I wrote this all down as a blog post to share with you all so that you can remind me of it in four years. Otherwise, how will I remember?

Your Congressman,
Loomis Beechly

I think Rep. Beechly has a terrible idea here that is so bad, it will probably come true. By 2020, look for the conventions to start migrating into October as Halloween and Election Day slowly merge. Boo!

What are your ideas for improving the electoral process?

Making A Connection

Today’s guest post comes from Sherrilee

I used to work at the big flagship B. Dalton Bookseller in Southdale, so I’ve had the luck to meet many authors. And many were a big surprise. Brooke Shields was quite nervous about meeting people and Rosalind Carter was a very outspoken and determined woman. Garrison Keillor was much nicer than I was expecting from the rumors and Gary Larson was this quiet, non-assuming little guy. I if he hadn’t drawn some cartoons in people’s books, I might have thought they sent somebody else in his place.

But hands-down, the two most impressive authors that I met were Leo Buscaglia and Robert Schuller, and both for the same reason. When you are with them, they each make you feel as if you are the only other person in the universe for them at that moment. It’s a heady feeling and they could each keep it up indefinitely. Leo Buscaglia hugged over 120 people that day he was in the store. Robert Schuller was in the store for 4 hours and made the last person in line feel as special as the first person in line.

Santa, Helping Everyone Feel Special and Loved

It was magical watching them interact with so many different kinds of people. Over the years, however, I thought that being with either of them for any length of time might be difficult; it must be a lot of pressure being the only other person in someone’s universe.

But I’d be willing to give it a try!

What’s the secret to making a strong connection on the first (and possibly only) meeting?

The Day The Music Arrived

Today is Buddy Holly‘s birthday. He landed on the planet as Charles Hardin Holly in Lubbock, Texas on this date in 1936. He had a strange, short life that has been much chronicled since. I’m amazed at how listenable his music is even today. You have to admire anyone who could create such a lasting body of work in a few short years.

The video in today’s post presents a weird scene, very early in Holly’s brief live TV career. He had made his first appearance on American Bandstand just four months before, and now just a few days before the start of the new year 1958 he shows up in enemy territory on the Arthur Murray Dance Party.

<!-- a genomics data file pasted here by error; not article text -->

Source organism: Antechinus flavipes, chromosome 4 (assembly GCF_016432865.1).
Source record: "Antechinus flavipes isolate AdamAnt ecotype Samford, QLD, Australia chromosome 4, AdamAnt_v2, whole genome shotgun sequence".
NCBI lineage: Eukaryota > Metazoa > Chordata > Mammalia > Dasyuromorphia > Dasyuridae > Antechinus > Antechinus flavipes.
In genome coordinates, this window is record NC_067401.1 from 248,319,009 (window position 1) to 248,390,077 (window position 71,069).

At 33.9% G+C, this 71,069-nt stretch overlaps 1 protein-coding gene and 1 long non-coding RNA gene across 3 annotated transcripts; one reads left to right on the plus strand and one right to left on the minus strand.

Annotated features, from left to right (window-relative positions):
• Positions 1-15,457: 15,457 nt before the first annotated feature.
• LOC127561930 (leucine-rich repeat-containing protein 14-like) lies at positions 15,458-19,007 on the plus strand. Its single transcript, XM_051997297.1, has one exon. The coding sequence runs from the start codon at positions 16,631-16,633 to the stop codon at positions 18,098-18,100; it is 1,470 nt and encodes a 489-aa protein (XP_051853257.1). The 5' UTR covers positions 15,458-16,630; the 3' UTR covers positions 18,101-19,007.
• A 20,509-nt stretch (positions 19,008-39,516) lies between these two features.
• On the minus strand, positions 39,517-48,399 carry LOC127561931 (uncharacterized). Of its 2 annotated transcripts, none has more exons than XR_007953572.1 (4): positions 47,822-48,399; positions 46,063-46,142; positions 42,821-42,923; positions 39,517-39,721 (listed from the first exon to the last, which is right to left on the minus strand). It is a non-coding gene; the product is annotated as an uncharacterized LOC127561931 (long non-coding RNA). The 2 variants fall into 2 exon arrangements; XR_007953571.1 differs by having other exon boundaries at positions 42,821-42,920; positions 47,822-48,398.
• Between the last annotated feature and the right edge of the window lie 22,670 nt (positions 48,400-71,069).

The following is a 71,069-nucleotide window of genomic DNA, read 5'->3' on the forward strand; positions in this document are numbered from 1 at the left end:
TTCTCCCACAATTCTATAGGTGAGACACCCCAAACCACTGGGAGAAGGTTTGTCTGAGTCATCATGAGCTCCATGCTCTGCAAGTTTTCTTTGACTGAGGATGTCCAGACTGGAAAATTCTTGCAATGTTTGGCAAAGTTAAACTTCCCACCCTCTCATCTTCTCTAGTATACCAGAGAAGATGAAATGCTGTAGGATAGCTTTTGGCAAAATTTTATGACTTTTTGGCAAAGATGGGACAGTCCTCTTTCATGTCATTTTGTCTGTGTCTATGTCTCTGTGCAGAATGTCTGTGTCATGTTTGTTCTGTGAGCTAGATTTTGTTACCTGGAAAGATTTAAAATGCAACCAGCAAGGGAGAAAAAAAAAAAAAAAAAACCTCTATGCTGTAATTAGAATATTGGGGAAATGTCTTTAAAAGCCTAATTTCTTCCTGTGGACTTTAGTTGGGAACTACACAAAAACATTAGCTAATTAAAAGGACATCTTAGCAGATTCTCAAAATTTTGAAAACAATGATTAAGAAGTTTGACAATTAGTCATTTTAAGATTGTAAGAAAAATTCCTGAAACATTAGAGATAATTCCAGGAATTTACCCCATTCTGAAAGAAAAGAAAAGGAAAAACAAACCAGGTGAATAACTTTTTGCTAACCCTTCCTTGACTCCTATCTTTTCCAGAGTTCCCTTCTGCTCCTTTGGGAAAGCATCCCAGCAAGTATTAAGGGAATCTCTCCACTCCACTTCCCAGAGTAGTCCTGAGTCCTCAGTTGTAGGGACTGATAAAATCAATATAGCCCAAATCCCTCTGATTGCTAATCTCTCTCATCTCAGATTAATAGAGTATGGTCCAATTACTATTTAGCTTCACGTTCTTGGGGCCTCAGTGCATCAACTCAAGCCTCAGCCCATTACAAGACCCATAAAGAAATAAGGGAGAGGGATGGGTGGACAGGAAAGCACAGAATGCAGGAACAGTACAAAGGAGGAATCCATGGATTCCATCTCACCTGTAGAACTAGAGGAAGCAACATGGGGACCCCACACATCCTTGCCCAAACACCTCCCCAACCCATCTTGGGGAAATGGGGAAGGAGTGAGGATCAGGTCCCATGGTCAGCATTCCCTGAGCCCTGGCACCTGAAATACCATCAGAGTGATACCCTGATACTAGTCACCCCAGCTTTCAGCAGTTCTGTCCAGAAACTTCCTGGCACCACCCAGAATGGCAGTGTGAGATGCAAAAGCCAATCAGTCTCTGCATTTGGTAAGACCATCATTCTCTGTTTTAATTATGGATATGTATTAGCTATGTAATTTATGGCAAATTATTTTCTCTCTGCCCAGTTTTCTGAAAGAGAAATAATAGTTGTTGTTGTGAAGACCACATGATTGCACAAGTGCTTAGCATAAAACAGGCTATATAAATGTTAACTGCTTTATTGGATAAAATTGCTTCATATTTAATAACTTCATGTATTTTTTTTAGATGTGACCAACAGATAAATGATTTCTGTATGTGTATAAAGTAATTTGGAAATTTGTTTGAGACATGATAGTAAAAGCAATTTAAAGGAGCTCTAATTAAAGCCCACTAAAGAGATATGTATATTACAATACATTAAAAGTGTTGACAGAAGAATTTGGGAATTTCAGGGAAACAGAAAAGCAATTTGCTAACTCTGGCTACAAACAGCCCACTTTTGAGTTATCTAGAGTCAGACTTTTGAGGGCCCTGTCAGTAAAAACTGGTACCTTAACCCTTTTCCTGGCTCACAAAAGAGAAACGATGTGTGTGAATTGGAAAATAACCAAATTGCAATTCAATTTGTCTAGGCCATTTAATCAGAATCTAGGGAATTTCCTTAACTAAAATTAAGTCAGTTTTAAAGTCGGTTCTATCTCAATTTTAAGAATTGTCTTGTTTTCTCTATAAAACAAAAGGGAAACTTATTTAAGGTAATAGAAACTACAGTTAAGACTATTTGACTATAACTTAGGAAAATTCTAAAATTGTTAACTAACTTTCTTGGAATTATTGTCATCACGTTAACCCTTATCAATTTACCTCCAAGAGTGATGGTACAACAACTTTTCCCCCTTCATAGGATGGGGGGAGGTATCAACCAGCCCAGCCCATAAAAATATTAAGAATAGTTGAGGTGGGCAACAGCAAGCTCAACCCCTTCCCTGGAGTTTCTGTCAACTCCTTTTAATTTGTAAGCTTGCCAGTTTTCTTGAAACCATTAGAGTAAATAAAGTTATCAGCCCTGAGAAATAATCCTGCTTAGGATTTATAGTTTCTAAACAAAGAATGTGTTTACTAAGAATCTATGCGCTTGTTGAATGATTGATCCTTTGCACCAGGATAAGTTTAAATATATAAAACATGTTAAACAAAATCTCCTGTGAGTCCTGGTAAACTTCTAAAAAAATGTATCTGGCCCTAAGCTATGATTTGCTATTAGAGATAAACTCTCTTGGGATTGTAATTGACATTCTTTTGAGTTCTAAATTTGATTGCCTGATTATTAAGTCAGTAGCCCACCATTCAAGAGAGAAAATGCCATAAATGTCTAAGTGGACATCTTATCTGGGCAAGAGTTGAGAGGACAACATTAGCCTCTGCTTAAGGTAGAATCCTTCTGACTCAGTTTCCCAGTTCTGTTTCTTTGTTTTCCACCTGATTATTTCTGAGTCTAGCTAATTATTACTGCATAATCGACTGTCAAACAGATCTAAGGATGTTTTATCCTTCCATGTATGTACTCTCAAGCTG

The show was an infomercial for the Arthur Murray Dance Studios. Americans were learning to waltz and do Latin steps in the 1950’s, but rock and roll was an intruder. I suppose as a business strategy it was important for the show to include new music that younger audiences preferred, though it’s hard to imagine dancing to Buddy Holly’s music in the outfits the Murray cast is wearing as they provide a mostly stationary backdrop to his performance of “Peggy Sue.”

I particularly enjoy Kathryn Murray’s painfully polite introduction. She may as well have started with “I will explain why we are about to horrify you” and could have added “please don’t turn the channel” after every sentence.

A motherly “and it’s good for you” would have been an appropriate finish.

What do you say when you know you are just about to disappoint someone?

A Look Behind the Curtain

My father has always been the kind of guy who wants to know how things work. When I was growing up I recognized the basement as a place where weird tools were kept and mysterious electronic boxes hummed in the dark. The corners were packed with various gadgets and implements that my mother called “junk”. Whatever purpose had caused them to be brought into the house, it was long forgotten. The best policy for a kid was not to touch things unless directed to do so. But if you wanted to kill a few hours, all you had to do was ask “what’s that”? Explanations were free and complete.

Through that question-and-suffer process I discovered I don’t have the necessary patience to know very much about anything. That’s why I went into the uninformed commentary business – we bloggers and pundits only have to figure out a plausible angle to get our work done.

And really, it doesn’t have to be all that plausible.